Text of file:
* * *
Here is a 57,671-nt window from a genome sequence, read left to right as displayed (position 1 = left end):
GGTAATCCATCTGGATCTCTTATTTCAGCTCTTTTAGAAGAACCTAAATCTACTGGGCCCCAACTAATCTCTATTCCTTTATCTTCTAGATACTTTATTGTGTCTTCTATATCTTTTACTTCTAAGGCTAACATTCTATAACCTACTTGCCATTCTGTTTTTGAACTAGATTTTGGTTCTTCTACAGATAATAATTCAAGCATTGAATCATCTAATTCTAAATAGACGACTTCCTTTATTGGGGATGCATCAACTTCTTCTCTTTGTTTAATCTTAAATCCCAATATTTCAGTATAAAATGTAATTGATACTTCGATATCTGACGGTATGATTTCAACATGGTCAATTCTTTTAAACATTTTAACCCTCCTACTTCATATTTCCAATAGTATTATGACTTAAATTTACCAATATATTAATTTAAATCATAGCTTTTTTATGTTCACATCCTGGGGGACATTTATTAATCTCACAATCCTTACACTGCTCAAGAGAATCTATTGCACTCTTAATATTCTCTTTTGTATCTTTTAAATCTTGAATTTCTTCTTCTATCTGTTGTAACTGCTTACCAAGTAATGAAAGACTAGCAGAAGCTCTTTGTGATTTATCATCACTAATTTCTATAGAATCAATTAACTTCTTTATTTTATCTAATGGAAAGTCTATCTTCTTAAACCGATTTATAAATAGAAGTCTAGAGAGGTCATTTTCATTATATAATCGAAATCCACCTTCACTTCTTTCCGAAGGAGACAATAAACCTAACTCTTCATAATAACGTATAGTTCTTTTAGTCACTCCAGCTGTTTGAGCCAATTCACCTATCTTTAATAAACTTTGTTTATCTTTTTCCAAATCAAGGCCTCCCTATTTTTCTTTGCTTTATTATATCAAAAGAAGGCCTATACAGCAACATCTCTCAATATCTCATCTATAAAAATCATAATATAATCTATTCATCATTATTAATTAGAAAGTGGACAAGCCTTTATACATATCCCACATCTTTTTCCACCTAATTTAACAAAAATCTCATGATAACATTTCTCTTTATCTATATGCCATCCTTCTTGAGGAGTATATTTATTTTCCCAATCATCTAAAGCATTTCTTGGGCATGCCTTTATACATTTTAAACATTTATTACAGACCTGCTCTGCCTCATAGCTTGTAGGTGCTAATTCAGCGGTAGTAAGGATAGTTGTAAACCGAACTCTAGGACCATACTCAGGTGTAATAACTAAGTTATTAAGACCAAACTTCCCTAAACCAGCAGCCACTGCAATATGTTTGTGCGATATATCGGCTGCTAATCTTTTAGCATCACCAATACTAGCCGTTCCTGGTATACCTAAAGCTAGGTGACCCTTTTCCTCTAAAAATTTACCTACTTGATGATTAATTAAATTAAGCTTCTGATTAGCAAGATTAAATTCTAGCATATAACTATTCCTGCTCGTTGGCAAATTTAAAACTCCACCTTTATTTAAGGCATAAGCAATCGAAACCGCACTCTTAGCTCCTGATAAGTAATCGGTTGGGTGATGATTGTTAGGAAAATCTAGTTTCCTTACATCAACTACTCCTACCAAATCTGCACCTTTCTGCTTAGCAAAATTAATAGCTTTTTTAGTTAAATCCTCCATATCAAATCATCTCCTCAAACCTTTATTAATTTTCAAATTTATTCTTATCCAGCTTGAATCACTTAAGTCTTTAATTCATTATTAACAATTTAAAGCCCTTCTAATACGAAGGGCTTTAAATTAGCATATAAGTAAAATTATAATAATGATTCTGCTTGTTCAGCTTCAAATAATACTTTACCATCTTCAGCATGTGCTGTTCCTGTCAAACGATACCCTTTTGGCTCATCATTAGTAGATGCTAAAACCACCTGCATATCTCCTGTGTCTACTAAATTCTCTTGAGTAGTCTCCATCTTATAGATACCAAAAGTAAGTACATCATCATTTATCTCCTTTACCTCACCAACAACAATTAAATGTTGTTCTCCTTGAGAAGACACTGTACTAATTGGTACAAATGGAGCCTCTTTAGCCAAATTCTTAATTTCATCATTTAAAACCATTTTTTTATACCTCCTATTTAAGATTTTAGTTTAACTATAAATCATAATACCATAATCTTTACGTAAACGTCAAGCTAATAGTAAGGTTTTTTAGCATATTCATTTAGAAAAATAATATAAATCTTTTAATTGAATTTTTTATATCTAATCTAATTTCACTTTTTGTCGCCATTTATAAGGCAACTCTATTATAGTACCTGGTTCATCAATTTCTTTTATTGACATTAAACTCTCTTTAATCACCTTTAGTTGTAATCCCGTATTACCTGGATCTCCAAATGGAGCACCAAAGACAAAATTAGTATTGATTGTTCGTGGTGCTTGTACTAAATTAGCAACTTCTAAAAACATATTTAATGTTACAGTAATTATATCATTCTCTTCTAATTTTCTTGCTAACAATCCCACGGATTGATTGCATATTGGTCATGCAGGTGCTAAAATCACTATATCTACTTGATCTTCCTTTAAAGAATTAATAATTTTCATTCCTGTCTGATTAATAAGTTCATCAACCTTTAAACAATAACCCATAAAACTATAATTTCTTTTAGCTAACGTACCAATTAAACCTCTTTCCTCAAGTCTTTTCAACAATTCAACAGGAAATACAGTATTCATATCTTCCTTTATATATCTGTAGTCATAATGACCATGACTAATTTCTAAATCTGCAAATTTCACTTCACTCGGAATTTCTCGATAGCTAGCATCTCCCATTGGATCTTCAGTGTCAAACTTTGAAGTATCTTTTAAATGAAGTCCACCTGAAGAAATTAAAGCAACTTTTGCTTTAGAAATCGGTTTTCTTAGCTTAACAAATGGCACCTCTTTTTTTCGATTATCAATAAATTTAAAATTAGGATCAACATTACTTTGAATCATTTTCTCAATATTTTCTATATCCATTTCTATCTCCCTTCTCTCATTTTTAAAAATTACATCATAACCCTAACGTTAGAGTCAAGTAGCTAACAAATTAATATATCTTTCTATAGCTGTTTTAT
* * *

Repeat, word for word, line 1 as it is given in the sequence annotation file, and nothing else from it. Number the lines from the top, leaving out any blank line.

Here is a 57,671-nt window from a genome sequence, read left to right as displayed (position 1 = left end):